Killing Idle Time to Revive Operations
Wasted labor expense is one of the biggest threats to profit margins in branches and call centers.
Staffing operational costs, which typically account for 70-80% of a credit union's budget, can be severely affected by under- and overstaffing, according to a white paper by St. Louis-based workforce management vendor Pipkins, which provides staffing software for the $60.4 billion Navy Federal Credit Union in Vienna, Va.
At the branch level, cooperatives that don't refine staffing strategies can also incur significant and costly inefficiencies as transactions drop with members shifting to other channels.
Idle time can account for up to 30% of the time a credit union employee spends during paid working hours at the branch, according to a 2013 study by Atlanta-based FMSI, a workforce optimization vendor.
By reining in labor costs, credit unions can shift assets toward improving service and products. For example, the $1.3 billion Community First Credit Union of Florida in Jacksonville, cut labor costs by $1 million annually by switching to an automated staff scheduling system that optimized staffing across 17 branches.
“In our first year, we saved $1 million in hard dollars in teller staffing,” said Michael Tomko, SVP of operations at Community First.
Before automating the scheduling process, the credit union experienced many challenges.
“The branches always seemed to want more staff,” Tomko explained. “They wanted to be comfortable that they could handle any rush of members without any wait. Historically, that was the expectation of the credit union, but that is no longer possible. It was always frustrating for me to try and determine who may really need extra staff versus a branch manager trying to be extra cautious.”
“With FMSI and workforce management, I now have real data upon which I can rely to make decisions,” Tomko said.
After experiencing significant savings with FMSI's traditional scheduler, Community First recently added FMSI's Whole Branch Scheduling enhancement, which created an optimal schedule for all branches based on analysis of historic and forecasted transactions, Tomko said.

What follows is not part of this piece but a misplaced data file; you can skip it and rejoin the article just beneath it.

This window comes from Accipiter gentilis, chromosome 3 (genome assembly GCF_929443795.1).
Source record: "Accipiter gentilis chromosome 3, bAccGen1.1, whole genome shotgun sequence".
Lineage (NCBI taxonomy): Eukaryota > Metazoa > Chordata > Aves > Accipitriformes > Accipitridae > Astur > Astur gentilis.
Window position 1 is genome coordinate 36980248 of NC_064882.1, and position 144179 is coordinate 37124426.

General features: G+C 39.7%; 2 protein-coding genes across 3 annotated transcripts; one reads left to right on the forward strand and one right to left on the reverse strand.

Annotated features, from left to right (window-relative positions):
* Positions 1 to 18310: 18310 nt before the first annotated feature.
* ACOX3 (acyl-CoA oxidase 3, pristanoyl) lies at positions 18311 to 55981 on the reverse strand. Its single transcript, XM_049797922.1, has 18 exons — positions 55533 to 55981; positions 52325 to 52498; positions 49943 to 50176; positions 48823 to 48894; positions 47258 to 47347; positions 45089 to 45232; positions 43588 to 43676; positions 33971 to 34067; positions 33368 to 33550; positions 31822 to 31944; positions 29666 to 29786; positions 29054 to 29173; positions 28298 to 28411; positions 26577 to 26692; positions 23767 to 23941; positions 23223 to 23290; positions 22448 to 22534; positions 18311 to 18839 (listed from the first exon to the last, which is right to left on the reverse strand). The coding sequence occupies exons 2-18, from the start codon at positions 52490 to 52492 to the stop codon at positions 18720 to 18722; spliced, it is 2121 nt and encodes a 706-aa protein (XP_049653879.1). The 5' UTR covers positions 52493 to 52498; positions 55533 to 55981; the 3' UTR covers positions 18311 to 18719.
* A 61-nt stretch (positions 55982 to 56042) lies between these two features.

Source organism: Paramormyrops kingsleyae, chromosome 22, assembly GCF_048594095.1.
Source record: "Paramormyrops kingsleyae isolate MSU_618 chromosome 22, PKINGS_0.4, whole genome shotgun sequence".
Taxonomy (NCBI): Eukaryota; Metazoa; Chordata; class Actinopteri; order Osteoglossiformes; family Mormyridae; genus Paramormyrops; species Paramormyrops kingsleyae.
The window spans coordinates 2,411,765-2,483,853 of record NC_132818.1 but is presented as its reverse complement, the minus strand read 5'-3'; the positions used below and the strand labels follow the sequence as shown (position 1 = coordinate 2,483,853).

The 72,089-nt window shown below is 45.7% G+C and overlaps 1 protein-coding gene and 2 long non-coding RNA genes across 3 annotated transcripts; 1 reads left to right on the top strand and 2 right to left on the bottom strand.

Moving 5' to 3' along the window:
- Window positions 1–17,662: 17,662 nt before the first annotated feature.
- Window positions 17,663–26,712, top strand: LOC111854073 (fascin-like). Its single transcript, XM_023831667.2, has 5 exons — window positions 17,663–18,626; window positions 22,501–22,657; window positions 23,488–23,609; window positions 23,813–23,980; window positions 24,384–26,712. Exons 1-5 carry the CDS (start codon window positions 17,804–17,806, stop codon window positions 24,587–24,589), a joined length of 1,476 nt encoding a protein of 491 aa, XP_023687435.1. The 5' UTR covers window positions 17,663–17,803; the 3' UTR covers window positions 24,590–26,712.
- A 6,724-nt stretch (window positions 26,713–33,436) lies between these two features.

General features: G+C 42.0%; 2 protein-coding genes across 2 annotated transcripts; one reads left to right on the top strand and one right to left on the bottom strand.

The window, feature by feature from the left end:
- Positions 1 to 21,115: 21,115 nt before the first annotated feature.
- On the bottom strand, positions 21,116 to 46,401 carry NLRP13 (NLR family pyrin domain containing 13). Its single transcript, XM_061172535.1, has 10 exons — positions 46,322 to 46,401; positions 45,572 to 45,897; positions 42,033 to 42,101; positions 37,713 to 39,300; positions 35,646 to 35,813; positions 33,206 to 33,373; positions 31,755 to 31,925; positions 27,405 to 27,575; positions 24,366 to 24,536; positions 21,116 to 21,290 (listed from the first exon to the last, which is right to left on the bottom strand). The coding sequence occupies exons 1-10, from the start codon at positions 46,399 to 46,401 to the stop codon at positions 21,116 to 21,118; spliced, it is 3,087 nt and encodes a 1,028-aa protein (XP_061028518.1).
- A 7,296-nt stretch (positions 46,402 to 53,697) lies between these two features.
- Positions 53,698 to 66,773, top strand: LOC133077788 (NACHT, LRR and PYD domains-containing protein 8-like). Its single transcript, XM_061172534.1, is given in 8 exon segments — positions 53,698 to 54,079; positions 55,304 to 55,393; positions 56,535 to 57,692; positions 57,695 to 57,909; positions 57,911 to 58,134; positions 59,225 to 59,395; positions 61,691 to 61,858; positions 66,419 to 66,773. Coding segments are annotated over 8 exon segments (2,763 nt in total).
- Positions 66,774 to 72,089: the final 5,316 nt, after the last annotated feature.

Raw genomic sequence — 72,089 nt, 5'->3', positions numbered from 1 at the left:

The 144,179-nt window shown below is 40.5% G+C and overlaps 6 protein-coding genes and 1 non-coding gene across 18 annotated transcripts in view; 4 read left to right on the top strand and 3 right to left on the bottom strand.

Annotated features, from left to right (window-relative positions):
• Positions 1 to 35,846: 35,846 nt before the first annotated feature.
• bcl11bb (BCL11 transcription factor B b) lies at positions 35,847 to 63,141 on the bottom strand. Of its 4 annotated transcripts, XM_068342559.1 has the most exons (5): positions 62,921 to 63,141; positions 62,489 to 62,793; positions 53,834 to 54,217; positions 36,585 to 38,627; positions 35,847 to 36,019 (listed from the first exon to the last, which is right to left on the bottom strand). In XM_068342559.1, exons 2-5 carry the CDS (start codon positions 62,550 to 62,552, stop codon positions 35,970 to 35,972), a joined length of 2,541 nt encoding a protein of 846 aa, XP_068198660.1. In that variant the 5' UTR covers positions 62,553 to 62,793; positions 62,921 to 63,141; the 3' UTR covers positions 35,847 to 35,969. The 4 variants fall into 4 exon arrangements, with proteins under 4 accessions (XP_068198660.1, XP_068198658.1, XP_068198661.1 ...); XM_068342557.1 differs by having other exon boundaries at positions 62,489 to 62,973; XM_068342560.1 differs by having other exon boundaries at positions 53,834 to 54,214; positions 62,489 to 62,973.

“I greatly look forward to being able to utilize whole branch staffing and cross trained staff to be even more efficient,” he added.
Allison Mangini, branch support and special services manager at Community First, said the recent upgrade will enable the credit union to predict account holder traffic for the platform area of branches, achieve lower labor costs and provide better service.
“The upgraded FMSI scheduler will also help us better manage our universal associates in our lower volume branches,” Mangini said. “Naturally, these types of branches have more employee idle time, and FMSI's solution will be instrumental in identifying these periods, and then assisting us in assigning more meaningful and productive tasks.”
The credit union is already noticing important details, Tomko said.
“As we look at our first round of reporting, we are seeing that there is disparity among branches in terms of servicing members and the number of staff on board,” he explained. “As we begin to examine specific schedules by branch, I am convinced we will be able to redistribute staff among branches to match the resource to the demand.”
For other credit unions contemplating whether to automate staff scheduling, Tomko offered this advice: “I would recommend everyone do it. It is a lot of work and you have to be absolutely diligent to get the best results, but in the end, the efficiency gained and improved member service is well worth every bit of effort.”
Many other credit unions have experienced significant improvements in efficiency and productivity by automating their staff scheduling, reporting and tracking, said W. Michael Scott, president/CEO of FMSI.
“Maintaining teller staffing at the ideal level to ensure customer satisfaction can sometimes be a very credit union specific decision,” Scott noted. “Adjusting staffing models and changing how they are managed on a daily basis is a prime area for improved efficiencies and sales, yet most institutions don't have the information or resources at hand to make this kind of complex adjustment.”
After quantifying their idle time with FMSI's new scheduler, the company's clients have been surprised at how much downtime is actually occurring in their workplace, Scott said.
“With our enhanced system, they can significantly redirect and then minimize employee downtime in all areas of the branch.”